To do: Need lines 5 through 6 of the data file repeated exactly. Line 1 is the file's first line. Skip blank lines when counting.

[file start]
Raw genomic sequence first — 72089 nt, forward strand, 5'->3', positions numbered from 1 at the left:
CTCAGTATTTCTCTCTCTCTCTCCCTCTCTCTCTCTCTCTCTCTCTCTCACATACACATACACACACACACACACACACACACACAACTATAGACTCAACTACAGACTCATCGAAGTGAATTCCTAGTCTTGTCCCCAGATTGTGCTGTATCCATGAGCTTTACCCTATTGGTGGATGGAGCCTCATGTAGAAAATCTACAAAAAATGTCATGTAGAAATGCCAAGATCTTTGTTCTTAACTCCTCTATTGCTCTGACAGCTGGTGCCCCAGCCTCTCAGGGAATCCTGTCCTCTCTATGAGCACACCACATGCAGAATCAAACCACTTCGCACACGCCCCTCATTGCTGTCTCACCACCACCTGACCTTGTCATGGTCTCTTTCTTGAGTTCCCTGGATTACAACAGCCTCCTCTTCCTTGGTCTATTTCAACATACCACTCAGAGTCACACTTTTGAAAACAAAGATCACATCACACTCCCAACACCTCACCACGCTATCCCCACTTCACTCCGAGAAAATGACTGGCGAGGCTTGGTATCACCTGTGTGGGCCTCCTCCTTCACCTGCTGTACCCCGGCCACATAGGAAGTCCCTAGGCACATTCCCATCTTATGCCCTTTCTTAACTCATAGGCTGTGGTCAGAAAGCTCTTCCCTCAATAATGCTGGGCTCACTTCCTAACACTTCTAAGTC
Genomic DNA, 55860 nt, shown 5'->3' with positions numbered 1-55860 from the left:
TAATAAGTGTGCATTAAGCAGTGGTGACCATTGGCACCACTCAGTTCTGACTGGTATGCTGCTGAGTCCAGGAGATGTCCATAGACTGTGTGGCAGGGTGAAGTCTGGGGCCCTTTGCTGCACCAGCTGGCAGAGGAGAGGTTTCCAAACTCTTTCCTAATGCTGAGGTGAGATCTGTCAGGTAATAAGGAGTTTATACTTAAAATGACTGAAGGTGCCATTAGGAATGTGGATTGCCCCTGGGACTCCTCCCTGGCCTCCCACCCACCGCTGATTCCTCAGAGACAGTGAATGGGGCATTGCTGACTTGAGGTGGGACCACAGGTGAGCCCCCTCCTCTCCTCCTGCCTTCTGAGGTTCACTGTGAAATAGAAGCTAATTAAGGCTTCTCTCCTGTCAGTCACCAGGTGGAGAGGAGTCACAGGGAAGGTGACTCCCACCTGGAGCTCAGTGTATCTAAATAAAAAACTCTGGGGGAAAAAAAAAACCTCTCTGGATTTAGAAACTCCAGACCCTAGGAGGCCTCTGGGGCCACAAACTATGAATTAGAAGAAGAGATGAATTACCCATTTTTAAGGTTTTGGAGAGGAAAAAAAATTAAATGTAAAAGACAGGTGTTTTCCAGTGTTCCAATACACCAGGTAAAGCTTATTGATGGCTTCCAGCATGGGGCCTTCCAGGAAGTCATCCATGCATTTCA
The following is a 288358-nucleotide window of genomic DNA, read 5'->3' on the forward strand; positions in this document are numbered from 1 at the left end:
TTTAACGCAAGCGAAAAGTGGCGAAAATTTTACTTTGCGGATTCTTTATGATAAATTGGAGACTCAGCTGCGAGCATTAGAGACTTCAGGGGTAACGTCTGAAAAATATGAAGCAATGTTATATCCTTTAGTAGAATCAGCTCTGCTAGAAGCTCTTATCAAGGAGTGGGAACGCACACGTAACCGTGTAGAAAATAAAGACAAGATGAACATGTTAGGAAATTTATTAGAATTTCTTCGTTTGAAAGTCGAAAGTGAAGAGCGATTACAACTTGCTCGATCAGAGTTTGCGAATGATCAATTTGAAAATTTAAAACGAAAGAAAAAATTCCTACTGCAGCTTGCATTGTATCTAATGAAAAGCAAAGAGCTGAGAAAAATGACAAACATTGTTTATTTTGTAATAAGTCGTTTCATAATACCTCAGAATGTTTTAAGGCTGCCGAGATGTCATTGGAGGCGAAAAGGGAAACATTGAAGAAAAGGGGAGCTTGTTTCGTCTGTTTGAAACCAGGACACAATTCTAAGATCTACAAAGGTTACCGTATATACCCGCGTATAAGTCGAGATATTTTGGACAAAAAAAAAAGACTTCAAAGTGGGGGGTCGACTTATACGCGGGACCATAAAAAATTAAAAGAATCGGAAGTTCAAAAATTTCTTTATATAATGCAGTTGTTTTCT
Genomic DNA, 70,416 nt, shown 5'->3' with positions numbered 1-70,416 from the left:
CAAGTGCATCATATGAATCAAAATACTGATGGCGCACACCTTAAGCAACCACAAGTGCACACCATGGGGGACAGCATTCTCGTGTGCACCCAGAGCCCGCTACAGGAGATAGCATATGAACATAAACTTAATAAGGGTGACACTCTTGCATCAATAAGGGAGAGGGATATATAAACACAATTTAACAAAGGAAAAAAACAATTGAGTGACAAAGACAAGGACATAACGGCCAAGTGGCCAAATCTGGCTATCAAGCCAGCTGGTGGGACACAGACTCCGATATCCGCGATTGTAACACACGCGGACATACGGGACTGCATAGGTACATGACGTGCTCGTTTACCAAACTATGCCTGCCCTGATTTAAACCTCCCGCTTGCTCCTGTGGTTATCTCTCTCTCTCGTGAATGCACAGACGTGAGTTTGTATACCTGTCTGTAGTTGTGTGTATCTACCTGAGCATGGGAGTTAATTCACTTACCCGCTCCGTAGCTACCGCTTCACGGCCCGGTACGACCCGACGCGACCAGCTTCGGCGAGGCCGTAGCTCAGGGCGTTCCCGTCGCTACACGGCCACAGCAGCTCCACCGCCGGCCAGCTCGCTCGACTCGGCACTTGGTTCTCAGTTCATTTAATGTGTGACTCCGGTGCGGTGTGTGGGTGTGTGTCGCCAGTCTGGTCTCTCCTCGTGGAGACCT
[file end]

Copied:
The following is a 288358-nucleotide window of genomic DNA, read 5'->3' on the forward strand; positions in this document are numbered from 1 at the left end:
TTTAACGCAAGCGAAAAGTGGCGAAAATTTTACTTTGCGGATTCTTTATGATAAATTGGAGACTCAGCTGCGAGCATTAGAGACTTCAGGGGTAACGTCTGAAAAATATGAAGCAATGTTATATCCTTTAGTAGAATCAGCTCTGCTAGAAGCTCTTATCAAGGAGTGGGAACGCACACGTAACCGTGTAGAAAATAAAGACAAGATGAACATGTTAGGAAATTTATTAGAATTTCTTCGTTTGAAAGTCGAAAGTGAAGAGCGATTACAACTTGCTCGATCAGAGTTTGCGAATGATCAATTTGAAAATTTAAAACGAAAGAAAAAATTCCTACTGCAGCTTGCATTGTATCTAATGAAAAGCAAAGAGCTGAGAAAAATGACAAACATTGTTTATTTTGTAATAAGTCGTTTCATAATACCTCAGAATGTTTTAAGGCTGCCGAGATGTCATTGGAGGCGAAAAGGGAAACATTGAAGAAAAGGGGAGCTTGTTTCGTCTGTTTGAAACCAGGACACAATTCTAAGATCTACAAAGGTTACCGTATATACCCGCGTATAAGTCGAGATATTTTGGACAAAAAAAAAAGACTTCAAAGTGGGGGGTCGACTTATACGCGGGACCATAAAAAATTAAAAGAATCGGAAGTTCAAAAATTTCTTTATATAATGCAGTTGTTTTCT